- Learnings from the pilots We have obeserved that people (children and adults) seem to be quite capable of understanding what they need to learn, what skills they should develop in order to tackle their challenges and achieve their goals. Of course this does not mean they predict their learnings for the entirety of their lives, but they do a good job for the more instantaneous requirements. Coupled with tools such as the Internet, an ex-community resource, they are able to also draw inspiration from what is not visible or noticeable within their community.
They made projects in Arts, Sciences, Music, Agriculture, Food etc. They became entrepreneurs or chose a higher education or job that "they were interested in". They never stop learning. Rather they learn how to learn, and are quickly able to build skills that they need in a particular scenario. This ability to "CHOOSE" is important so as to build, as far as possible, a life that one wants and not one that must be kept based on where one is born or how much money he/she has.
We have also seen how different these Nooks turn out to be, based on the differences between the corresponding communities. The projects they do, the outcomes they expect, even the tools they possess significantly change based on the interests of the community. For example, the Karnataka Nooks have a significant inclination towards electronics and technology, whereas in Uganda they are making art and shoes.
I think what has worked is - creating self-learning spaces "together with" the communities, and not for them. - enabling communities and individuals to take full control of their learning and the learning space (Nook) - creating a safe-space for exploration and failure - bringing communities together to learn, as opposed to isolated learning - using technology cheaply and effectively to aid in learning and exploration - and finally, building a low-cost sustainable model for education of quality and context.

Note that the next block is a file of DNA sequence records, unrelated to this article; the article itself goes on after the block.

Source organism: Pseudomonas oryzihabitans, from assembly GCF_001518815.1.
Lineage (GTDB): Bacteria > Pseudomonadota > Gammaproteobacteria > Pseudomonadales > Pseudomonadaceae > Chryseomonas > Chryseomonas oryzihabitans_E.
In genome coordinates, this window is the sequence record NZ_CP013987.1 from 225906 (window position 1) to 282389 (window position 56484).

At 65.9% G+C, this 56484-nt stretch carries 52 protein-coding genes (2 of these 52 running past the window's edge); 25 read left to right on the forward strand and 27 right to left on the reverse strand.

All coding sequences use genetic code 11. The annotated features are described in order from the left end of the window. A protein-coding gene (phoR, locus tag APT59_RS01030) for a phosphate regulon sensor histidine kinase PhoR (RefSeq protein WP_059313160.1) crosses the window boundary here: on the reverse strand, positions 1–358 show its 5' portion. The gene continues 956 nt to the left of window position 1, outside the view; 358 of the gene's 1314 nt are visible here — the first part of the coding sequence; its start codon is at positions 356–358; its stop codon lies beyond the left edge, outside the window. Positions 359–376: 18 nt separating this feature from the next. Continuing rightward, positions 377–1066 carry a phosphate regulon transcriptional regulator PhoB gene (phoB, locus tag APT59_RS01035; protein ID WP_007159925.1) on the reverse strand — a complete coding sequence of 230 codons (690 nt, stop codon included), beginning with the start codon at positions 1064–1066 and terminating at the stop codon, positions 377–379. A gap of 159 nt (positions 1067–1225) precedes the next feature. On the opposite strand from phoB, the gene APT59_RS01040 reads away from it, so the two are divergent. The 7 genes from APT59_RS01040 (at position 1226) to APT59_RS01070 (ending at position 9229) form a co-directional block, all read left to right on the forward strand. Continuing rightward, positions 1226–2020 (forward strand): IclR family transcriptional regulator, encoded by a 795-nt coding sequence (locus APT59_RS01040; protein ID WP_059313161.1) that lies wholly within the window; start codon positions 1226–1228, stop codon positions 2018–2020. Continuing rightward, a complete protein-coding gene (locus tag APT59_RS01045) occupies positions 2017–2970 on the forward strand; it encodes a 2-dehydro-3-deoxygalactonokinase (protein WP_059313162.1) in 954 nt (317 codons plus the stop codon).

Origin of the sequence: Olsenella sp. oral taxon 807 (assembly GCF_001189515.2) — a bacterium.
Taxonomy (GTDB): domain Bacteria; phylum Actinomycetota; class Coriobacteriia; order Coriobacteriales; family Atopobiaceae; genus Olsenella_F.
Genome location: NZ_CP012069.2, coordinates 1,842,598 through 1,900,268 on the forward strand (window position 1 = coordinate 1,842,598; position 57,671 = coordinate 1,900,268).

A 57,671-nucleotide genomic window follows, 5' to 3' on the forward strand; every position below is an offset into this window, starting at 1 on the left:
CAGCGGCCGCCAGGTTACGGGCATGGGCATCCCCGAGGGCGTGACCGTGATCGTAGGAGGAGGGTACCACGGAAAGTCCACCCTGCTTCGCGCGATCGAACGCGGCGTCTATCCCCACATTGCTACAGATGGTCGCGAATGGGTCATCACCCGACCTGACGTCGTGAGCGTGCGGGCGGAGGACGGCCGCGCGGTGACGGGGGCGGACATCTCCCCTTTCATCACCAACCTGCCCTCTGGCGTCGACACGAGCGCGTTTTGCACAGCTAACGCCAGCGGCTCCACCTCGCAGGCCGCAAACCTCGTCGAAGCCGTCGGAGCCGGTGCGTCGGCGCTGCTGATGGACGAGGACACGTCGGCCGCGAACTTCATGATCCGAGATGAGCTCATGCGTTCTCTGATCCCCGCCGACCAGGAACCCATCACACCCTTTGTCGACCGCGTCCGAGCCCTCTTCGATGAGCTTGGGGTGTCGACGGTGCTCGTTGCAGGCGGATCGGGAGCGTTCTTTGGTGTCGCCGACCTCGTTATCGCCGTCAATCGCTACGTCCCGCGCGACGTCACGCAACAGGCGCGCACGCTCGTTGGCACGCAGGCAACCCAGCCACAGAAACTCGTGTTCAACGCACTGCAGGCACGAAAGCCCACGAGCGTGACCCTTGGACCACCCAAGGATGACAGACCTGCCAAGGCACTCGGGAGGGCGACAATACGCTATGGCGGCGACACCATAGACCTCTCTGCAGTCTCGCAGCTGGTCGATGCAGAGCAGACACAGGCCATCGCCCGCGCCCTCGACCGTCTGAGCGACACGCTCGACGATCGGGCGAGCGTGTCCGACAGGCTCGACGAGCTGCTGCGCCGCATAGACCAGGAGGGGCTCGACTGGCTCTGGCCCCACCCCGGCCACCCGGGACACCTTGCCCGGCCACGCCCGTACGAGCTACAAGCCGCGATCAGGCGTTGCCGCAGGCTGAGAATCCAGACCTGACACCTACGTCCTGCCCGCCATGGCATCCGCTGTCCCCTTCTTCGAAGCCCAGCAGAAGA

We would move forward by helping more and more communities create their own Nooks. We have currently requests from about 25 communities in India, Ghana, Kenya and Greece, who now attempt to raise funds.
Our ultimate goal is to demonstrate Nooks on significant scale, until the concept spreads on its own without Project DEFY.
"This is an interesting concept to democratize learning schools. How might this Idea clearly articulate how to target young girls? Or how does this model uniquely address emergency situations?" + "How are these spaces made safe for girls?" Thank you for this question. We are very glad that the challenge focuses on making learning safe and accessible for young girls. This has been our focus as well, and we have constantly strived to maintain a 50% non-male ratio. We feel that this is best achieved by making girls/women the leaders and pioneers of the Nook. For example, each Nook needs a Nook admin, who ensures the Nook is safe, operational and manages other details (though is not a teacher). We therefore try to have a female Nook manager right from the beginning. This encourages participation and trust from other girls and families. In fact, in situations where girls and women are pushed down in the social strata, we start with them as the first participants, and let the Nook begin initially as an all girls space, and later invite the boys in. This is a general principle when starting the Nook, to start with those most marginalised. Another important way in which we attempt at creating a safe space for young girls and women within the design of the Nook, is to create a "community communication". It is important the girls can talk to other girls, and also boys and men, and express freely their concerns. This takes time, and we spend a considerable amount of our 8 month long incubation of the Nook on creating safe communication. Given that one need not use the Nook alone, but can come in with a group of friends or family, all invited to learn like any other, also ensures the presence of trusted persons around girls to create a better sense of safety.